Director Spotlight - Veteran Director Joyce Glasscock Retires
June 29, 2021
Veteran Director Joyce Glasscock with Main Street Keokuk Retires after almost 32 Years of Service ... 11,503 Days to be exact!Interview with Veteran Director, Joyce Glasscock, Executive Director, Main Street Keokuk.
|Q: Did you grow up in Iowa?
Yes, I grew up in Iowa ... mostly (couple of years in Illinois).
Q: Ever think about leaving for the “big city”?
Yes, I traveled for a company based in Ohio. They offered me a position that required I move to the corporate office ... family kept me in Iowa.
Q: Tell me about your passion for Main Street.
I am passionate about pedestrian-friendly, walkable, bikeable, slower-paced downtowns. Anything that can be done to naturally slow vehicular traffic and enhance the downtown experience ... trees, plants, murals, art, interesting nooks and crannies ... I even love it when a window display changes… it's something new to discover.
Q: Thinking about your role in helping Main Street Keokuk and other communities across the (state or country), what is your favorite part/activity/task?
I loved the many opportunities through the years to train others in the areas of fundraising and the basics of Main Street. Most of all, I love generating new ideas or building on an existing idea/promotion.
Q: What are some of the drastic changes you have witnessed in downtown Keokuk since the city became designated a Main Street Iowa program 1986?
Drastic changes ... painting the forest of yellow traffic signals, curbs, streetlights from caution yellow to a soft green. Wow! What a difference. Taking Estes Park (a small pocket park in our downtown) from an uneven rubble-filled, vacant lot with a southwest mural painted on the adjacent wall, to a beautiful green space with benches, trees, plants and a mural that is unique to Keokuk-recognized as Power City USA. Also, Gateway Park, the east entry into Keokuk from Illinois. When we took on the project, the area was grass (mostly weeds) and the remnants of a rubble wall that was once a chicken hatchery. Today, Gateway Park features an ADA compliant serpentine walk that connects downtown to our number one tourism attraction ... the Mississippi River. Plants, a Keokuk sign and lights welcome visitors to Keokuk. One of the most notable changes was going from 13 discount sales annually to highly successful events and promotions that were not discount-related ... a change in attitudes.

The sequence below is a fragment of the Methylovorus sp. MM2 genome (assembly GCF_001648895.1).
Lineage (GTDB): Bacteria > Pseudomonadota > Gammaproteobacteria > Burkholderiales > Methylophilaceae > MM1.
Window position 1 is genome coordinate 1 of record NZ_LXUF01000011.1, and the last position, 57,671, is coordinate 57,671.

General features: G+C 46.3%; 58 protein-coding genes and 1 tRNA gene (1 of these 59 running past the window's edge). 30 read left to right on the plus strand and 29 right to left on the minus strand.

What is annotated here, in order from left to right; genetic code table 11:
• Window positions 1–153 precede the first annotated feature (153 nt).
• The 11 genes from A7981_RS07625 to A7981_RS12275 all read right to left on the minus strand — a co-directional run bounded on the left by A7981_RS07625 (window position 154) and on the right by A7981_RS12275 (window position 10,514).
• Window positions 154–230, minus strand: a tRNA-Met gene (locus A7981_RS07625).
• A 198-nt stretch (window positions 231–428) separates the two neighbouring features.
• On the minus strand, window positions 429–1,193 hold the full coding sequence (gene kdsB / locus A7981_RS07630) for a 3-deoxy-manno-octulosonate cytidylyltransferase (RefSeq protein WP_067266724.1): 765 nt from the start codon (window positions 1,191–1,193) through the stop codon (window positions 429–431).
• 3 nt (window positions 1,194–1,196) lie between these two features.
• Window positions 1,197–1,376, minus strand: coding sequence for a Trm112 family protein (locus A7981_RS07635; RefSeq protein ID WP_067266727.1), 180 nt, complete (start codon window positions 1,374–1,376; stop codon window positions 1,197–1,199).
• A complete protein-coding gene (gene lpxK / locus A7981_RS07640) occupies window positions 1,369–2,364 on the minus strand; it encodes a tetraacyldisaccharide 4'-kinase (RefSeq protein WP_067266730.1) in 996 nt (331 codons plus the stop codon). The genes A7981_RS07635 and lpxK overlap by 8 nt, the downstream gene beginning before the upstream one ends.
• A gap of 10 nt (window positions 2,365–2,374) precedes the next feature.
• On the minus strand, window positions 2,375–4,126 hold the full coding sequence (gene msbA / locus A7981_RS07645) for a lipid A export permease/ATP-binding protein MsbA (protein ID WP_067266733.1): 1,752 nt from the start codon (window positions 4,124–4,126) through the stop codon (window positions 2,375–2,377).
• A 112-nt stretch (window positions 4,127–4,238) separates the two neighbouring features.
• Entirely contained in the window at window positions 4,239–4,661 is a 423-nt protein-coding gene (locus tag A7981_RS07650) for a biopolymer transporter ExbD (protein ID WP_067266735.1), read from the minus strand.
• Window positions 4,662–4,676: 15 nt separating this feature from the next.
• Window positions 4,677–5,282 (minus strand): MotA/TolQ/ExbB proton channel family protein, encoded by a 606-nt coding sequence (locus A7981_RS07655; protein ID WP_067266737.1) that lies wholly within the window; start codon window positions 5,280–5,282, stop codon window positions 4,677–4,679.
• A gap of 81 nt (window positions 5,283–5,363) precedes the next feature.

Q: What is your vision for the future of downtown Keokuk?
My vision for the future of downtown is tied up in its buildings and their stories. Richard Moe, National Trust for Historic Preservation, said it best. So, when I say my vision for the future of downtown is tied up in its buildings, what I am really saying is that my vision is for stakeholders, residents, city officials and Main Street volunteers to get what Moe is talking about ... "When you strip away the rhetoric, preservation is simply having the good sense to hold on to things that are well designed, that link us with our past in a meaningful way, and that have plenty of good use left in them." And, "There may have been a time when preservation was about saving an old building here and there, but those days are gone. Preservation is in the business of saving communities and the values they embody." When people embrace preservation as economic development, we'll be well on our way to building an environment that draws people in – into downtown and into the community.
Q: You are very involved in many aspects of community development. What do you do for fun? When do you have time?
Fun for me is "what if" ... what if we had a porch party at 2:00 a.m. in the rain ... what if we organized "The Rowdy Girls" ... what if we had go-kart races downtown, what if we formed an organization that awarded grants without any red tape ... what if we had a graffiti wall downtown ... what if we agreed as a community to hoe in the same row ... without personal agendas getting in the way, what if we dumped every code, every ordinance that said "no" with "how can we" ... what if. The more traditional answer to what I do for fun is that I read, I build teepees out of sticks and sheets, I have porch parties at 2:00 a.m. in the rain, I have lunch with dear friends that keep me grounded, I read cookbooks and dream about having an organized pantry and fridge ... someday. When do I have time? I don't sleep ... just three to four hours a night.
Q: If people want to learn more about downtown Keokuk, who should they contact, or what web address should they visit?
To learn more about downtown Keokuk beginning July 1, contact Kira Kruzsynski at 319.524.5056 or email firstname.lastname@example.org. Visit us on the web at mainstreetkeokuk.com.